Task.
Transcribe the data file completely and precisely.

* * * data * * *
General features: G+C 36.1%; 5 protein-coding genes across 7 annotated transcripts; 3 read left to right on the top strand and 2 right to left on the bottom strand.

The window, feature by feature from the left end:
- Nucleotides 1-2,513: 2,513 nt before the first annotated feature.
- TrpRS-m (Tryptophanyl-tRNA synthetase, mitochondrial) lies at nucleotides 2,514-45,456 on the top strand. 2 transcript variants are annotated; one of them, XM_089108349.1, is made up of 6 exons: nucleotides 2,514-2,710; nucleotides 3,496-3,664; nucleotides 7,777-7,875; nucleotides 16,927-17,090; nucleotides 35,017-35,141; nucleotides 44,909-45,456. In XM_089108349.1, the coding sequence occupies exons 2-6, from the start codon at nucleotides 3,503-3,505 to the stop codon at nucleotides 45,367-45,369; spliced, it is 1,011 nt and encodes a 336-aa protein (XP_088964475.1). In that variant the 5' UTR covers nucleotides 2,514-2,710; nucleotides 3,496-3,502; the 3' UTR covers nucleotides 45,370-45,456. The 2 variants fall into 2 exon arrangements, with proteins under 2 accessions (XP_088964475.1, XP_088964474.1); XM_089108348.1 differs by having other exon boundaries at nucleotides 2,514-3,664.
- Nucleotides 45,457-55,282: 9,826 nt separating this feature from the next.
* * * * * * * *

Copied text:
General features: G+C 36.1%; 5 protein-coding genes across 7 annotated transcripts; 3 read left to right on the top strand and 2 right to left on the bottom strand.

The window, feature by feature from the left end:
- Nucleotides 1-2,513: 2,513 nt before the first annotated feature.
- TrpRS-m (Tryptophanyl-tRNA synthetase, mitochondrial) lies at nucleotides 2,514-45,456 on the top strand. 2 transcript variants are annotated; one of them, XM_089108349.1, is made up of 6 exons: nucleotides 2,514-2,710; nucleotides 3,496-3,664; nucleotides 7,777-7,875; nucleotides 16,927-17,090; nucleotides 35,017-35,141; nucleotides 44,909-45,456. In XM_089108349.1, the coding sequence occupies exons 2-6, from the start codon at nucleotides 3,503-3,505 to the stop codon at nucleotides 45,367-45,369; spliced, it is 1,011 nt and encodes a 336-aa protein (XP_088964475.1). In that variant the 5' UTR covers nucleotides 2,514-2,710; nucleotides 3,496-3,502; the 3' UTR covers nucleotides 45,370-45,456. The 2 variants fall into 2 exon arrangements, with proteins under 2 accessions (XP_088964475.1, XP_088964474.1); XM_089108348.1 differs by having other exon boundaries at nucleotides 2,514-3,664.
- Nucleotides 45,457-55,282: 9,826 nt separating this feature from the next.